Shootings in New Zealand: what should social networks do to their far right content?

Shootings in New Zealand: what should social networks do to their far right content?

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Experts criticize that social networks are being used to promote “toxic and violent ideologies”, although right-wing groups denounced in the past what they consider “censorship” about their activity on these platforms.

While it opened fire indiscriminately against hundreds of people, it broadcast it live to the whole planet through Facebook.

Branton Tarrant was formally charged with murder on Saturday as the main suspect in the mass shootings at two mosques in Christchurch, New Zealand, which left at least 50 people dead.

The 28-year-old Australian had previously been identified as the person who transmitted on social media 17 minutes of video about the attack on the Al Noor mosque through a camera placed on his head.

What followed was a race against time for the platforms to eliminate these images as soon as possible, since they were widely shared and disseminated after the attacks.

And, through social networks, he came to the covers of some of the most important news websites in the world as images, GIFs and even the full video.

Again, this situation highlighted how sites like Twitter, Facebook, YouTube and Reddit try (unsuccessfully) to manage and content far – right existing on their platforms.

Brenton Tarrant
Copyright of the image FACEBOOK
Image caption Brenton Tarrant broadcast live on Facebook the attack on the Al Noor mosque.

As the video continued to spread, some users posted messages asking to stop sharing.

” That’s what the terrorists wanted” , said some.

What was shared?

The video, which shows a first-person view of the murders, was widely disseminated in networks.

  • About 10-20 minutes before the attack in New Zealand, someone wrote in the / pol / section of 8chan, a discussion forum with images very popular among supporters of the right-wing Alt-Right group. The post included a link to the suspect’s Facebook profile, where he announced he would be broadcasting live and published a document with hate messages.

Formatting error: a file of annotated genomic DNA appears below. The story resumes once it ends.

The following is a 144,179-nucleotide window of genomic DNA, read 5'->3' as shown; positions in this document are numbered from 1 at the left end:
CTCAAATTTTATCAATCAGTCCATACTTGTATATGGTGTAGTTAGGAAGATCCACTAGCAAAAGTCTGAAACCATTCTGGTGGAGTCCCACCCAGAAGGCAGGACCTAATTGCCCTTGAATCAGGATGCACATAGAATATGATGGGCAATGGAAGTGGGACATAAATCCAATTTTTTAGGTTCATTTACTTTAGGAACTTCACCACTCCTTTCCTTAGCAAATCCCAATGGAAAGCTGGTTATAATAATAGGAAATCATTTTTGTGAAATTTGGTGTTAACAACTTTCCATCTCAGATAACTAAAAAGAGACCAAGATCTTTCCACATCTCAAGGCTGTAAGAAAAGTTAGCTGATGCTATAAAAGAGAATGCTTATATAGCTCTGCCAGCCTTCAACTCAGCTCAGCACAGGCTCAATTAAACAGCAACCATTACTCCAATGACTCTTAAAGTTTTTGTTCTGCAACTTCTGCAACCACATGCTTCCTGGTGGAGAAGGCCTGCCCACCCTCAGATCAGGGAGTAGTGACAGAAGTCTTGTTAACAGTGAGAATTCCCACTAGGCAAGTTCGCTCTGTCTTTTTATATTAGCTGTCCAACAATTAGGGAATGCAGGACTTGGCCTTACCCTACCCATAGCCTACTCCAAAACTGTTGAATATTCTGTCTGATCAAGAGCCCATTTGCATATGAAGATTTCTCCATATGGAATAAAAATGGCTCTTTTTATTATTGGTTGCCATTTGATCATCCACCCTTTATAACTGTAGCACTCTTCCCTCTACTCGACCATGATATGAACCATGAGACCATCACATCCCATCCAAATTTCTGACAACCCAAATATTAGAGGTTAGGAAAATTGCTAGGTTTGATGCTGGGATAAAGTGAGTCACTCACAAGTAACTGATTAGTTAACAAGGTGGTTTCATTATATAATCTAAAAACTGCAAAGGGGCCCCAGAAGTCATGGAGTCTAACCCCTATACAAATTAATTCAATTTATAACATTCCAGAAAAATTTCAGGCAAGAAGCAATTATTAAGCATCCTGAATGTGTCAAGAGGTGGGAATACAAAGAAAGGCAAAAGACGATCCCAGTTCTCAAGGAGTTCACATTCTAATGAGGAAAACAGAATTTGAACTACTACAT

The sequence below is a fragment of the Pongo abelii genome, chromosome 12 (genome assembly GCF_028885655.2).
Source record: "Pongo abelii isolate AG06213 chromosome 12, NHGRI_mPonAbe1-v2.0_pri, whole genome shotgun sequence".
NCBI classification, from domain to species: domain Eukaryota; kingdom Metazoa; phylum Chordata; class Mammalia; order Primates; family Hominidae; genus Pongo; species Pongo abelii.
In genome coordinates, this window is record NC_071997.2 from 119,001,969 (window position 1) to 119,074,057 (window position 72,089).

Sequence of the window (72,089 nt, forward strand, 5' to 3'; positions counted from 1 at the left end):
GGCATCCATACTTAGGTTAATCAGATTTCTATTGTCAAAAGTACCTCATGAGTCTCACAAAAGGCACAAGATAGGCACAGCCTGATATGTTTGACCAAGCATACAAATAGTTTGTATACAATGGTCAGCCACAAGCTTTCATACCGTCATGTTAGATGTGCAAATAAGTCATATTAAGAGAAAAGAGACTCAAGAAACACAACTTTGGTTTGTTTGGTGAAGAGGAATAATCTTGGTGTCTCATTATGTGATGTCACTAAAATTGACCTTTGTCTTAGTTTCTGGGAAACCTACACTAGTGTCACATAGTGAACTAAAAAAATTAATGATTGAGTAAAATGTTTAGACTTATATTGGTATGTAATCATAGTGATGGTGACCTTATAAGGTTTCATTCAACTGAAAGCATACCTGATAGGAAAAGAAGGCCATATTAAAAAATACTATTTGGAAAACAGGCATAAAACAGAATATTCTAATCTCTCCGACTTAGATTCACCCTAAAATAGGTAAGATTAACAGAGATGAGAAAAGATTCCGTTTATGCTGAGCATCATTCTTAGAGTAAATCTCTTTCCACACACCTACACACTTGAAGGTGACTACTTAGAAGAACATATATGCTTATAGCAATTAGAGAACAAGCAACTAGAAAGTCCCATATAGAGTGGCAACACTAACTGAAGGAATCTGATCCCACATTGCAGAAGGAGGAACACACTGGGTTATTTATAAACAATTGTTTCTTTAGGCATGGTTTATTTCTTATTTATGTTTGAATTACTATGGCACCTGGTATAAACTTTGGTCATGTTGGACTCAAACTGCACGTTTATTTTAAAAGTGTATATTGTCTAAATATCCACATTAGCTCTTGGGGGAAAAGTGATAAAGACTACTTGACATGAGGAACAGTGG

• The document, as Bellingcat website analyst Robert Evans points out, is jam-packed with “huge amounts of content, mostly ironic and low-quality trolling” and memes to distract and confuse people.

 

  • The suspect also referred to a meme during his live broadcast. Before opening fire, he shouted “Subscribe to PewDiePie”, referring to a meme that was created to keep the YouTube star as the platform channel with the highest number of subscribers. PewDiePie was involved in a controversy over racist comments in the past, which is why some believe that the attacker knew that mentioning his name could provoke an online reaction. PewDiePie said later on Twitter that he felt “disgusted because this person has used my name.”

 
At least 50 people were killed in two gunfights in mosques in New Zealand.
  • The attacks were broadcast live on Facebook and, although the original video was deleted, it was quickly replicated and spread on other platforms such as Twitter and YouTube.

 

  • Some users continue to report that the video can still be seen on the Internet, although the networks are acting quite quickly to eliminate the original and copies, which continue to be published on YouTube faster than the platform can eliminate them.

 

  • Several Australian media broadcast some of the video footage of the shooting, as well as some major newspapers around the world.

 

  • Ryan Mac, a BuzzFeed technology reporter, created a timeline to show where he had been able to watch the video, included in a verified Twitter account with 694,000 followers where, he reported, he was visible for two hours.

What were the reactions?

While many people downloaded and shared the controversial video on the network, others showed their discomfort and asked the Internet not only not to disseminate it, but to not even see it.

“Please do not circulate the video of the terrorist shooting at our brothers and sisters , that’s what he wanted,  wrote Omar Suleiman, president of the Yaqeen Institute for Islamic Research based in Texas, United States.

Many people were particularly angry with the media that published the images.

The British Channel 4 news anchor, Krishnan Guru-Murthy, for example, specifically named two websites of English newspapers and accused them of descending to “a new low point in the clickbait ” (the technique to achieve the greatest number of clicks in the Internet through headlines or sensational or confusing content).

Buzzfeed reporter Mark Di Stefano also claimed that the MailOnline site had allowed readers to download the 74-page “manifesto” from the attacker. Later, the website deleted the document and issued a statement claiming it had been “an error”.